What Does 'Baptism of the Holy Spirit' Really Mean?
- Alyssa Roat Contributing Writer
- 2019 31 Dec
One of the most commonly confusing topics for Christians is the baptism of the Holy Spirit. Most Christians understand the concept of conversion, repenting of sin and pledging one’s life to Christ. Most also are generally aware of the idea behind baptism of making a public declaration of dedication to Christ.
But what about the baptism of the Holy Spirit? Is it the same as water baptism? Is it different...a second baptism? Let’s look for some answers to these and other questions regarding baptism of the Holy Spirit.
What is the Biblical Meaning and Significance of the Word ‘Baptism?’
The Greek word for baptism—baptizo—means “to dip” or “to immerse.” This points to traditional act of baptism, the immersion in water. It can also point to, in the baptism of the Holy Spirit, an “immersion” in the Spirit.
Baptism isn’t required to be saved; passages such as Acts 15 and Romans 4 make it clear that no external act is necessary for salvation. Paul didn’t make baptism a part of his salvation speeches, and he states in 1 Corinthians 1:17 that “Christ did not send me to baptize, but to preach the gospel,” showing that the gospel and baptism are separate.
Instead, baptism is an outward sign of an inward reality.
When a person is immersed in water and then brought up again, it symbolizes that Christ died and was buried (the submersion) and then rose again (rising from the water). Partaking in this act shows that a person is partaking in Christ’s death and resurrection. The water also represents the washing away of sins.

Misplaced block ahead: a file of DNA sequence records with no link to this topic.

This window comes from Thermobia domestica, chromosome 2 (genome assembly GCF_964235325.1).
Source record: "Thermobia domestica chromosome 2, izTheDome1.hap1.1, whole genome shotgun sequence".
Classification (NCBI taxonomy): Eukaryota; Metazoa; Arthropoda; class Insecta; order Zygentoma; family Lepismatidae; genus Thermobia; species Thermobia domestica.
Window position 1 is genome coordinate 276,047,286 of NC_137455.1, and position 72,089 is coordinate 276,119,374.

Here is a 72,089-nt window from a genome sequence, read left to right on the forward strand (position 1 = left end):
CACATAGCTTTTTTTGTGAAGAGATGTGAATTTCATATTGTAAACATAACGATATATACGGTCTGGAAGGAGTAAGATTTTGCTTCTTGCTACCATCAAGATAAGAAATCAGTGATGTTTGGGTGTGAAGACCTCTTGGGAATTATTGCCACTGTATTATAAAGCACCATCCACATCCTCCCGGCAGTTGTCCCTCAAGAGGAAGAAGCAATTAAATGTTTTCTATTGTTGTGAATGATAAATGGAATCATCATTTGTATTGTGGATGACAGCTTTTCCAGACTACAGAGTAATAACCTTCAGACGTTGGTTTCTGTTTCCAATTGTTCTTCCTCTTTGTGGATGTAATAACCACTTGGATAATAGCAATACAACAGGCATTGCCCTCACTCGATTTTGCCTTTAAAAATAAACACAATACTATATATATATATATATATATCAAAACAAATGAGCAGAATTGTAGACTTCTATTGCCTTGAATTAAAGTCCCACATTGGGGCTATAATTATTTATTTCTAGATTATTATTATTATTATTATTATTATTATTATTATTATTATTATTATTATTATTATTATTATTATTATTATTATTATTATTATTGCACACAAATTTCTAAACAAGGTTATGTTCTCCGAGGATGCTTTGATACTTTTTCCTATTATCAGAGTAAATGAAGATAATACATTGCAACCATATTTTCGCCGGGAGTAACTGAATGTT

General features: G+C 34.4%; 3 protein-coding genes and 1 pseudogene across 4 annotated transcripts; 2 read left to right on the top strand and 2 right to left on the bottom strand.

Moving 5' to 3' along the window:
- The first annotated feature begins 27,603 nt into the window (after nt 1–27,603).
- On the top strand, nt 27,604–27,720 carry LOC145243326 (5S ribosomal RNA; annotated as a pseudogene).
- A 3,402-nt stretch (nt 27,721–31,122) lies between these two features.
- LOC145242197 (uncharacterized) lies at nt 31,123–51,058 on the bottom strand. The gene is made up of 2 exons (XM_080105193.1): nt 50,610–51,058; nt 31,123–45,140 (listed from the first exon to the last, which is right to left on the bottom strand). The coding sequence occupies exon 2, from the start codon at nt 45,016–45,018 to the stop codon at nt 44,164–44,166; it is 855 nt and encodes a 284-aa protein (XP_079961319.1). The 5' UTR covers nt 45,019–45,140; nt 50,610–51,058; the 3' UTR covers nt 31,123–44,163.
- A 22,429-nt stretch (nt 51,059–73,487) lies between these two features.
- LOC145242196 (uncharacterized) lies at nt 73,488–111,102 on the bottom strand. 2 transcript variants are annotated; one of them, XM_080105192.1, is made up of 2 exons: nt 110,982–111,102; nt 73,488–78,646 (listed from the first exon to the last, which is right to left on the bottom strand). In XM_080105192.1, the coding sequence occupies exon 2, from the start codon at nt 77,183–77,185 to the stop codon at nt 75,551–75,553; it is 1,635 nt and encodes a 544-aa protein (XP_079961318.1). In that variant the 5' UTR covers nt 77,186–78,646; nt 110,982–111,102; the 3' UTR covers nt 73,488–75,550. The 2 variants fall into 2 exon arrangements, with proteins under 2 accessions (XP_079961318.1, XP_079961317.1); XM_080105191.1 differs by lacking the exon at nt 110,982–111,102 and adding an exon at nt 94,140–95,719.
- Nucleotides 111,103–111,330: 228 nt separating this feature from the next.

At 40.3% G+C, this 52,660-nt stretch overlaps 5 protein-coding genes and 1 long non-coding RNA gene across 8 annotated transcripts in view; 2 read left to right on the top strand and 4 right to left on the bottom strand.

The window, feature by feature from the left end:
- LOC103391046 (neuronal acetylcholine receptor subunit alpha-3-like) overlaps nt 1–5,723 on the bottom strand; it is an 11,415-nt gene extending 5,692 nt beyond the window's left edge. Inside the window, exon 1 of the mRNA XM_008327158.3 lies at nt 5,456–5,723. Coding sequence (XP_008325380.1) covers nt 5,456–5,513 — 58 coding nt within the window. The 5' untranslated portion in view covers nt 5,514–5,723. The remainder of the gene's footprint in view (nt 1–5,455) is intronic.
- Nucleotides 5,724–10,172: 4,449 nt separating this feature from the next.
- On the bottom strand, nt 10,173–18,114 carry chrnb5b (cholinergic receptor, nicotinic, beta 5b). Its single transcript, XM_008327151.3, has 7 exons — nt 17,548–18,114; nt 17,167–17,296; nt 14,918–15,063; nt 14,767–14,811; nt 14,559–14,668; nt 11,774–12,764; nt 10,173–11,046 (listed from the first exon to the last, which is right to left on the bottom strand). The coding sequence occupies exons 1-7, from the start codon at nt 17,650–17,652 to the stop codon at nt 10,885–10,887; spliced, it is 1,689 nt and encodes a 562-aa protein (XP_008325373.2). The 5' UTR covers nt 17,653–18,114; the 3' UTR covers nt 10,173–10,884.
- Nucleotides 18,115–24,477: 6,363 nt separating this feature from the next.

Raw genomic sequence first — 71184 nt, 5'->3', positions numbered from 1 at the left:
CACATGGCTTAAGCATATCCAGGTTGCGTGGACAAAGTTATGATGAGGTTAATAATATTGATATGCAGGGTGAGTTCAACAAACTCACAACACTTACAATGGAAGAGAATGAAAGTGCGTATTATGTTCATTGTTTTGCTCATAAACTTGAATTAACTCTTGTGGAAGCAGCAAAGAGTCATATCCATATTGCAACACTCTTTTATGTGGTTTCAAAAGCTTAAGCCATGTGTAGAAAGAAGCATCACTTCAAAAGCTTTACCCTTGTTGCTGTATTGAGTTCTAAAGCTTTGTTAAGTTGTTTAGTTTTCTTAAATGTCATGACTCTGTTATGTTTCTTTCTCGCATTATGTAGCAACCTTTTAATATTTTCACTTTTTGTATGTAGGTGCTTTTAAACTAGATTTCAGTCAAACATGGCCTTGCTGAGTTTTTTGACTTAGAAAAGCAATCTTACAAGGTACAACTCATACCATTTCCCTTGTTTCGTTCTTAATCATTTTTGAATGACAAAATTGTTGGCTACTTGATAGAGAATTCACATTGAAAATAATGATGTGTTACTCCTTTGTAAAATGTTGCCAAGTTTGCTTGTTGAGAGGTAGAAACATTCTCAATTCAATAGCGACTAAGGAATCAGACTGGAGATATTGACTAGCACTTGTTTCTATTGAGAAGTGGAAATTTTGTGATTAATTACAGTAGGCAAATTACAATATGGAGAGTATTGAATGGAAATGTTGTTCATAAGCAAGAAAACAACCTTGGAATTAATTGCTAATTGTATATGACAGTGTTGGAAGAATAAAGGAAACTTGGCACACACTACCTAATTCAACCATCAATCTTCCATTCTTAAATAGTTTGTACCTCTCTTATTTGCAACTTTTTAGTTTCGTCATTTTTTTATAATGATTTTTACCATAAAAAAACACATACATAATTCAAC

Like a wedding ring to marriage, baptism is a symbol of our relationship with Christ.
Where Does the Bible Mention ‘Baptism of the Holy Spirit?’
The baptism of the Holy Spirit was predicted by John the Baptist in Luke 3:16: “I baptize you with water. But one who is more powerful than I will come, the straps of whose sandals I am not worthy to untie. He will baptize you with the Holy Spirit and with fire.”
This baptism with fire literally came true at Pentecost, when the Holy Spirit descended on the disciples in Acts 2. This occurred after Jesus promised them, “John baptized with water, but in a few days you will be baptized with the Holy Spirit” (Acts 1:5).
Clearly, then, this baptism of the Holy Spirit was not the same as water baptism.
1 Corinthians 12:13 says, “For we were all baptized by one Spirit so as to form one body—whether Jews or Gentiles, slave or free—and we were all given the one Spirit to drink.” Interestingly, here Paul is speaking to “all,” that is, all the Christians, claiming they have all been baptized by the Holy Spirit. Thus, it is to be assumed that the baptism of the Holy Spirit is something all Christians experience.
This immersion in the Holy Spirit, in fact, appears to occur at conversion.
1 John 4:15 reads, “If anyone acknowledges that Jesus is the Son of God, God lives in them and they in God” (italics mine).
In Acts 2:38 Peter says, “Repent and be baptized, every one of you, in the name of Jesus Christ for the forgiveness of your sins. And you will receive the gift of the Holy Spirit.”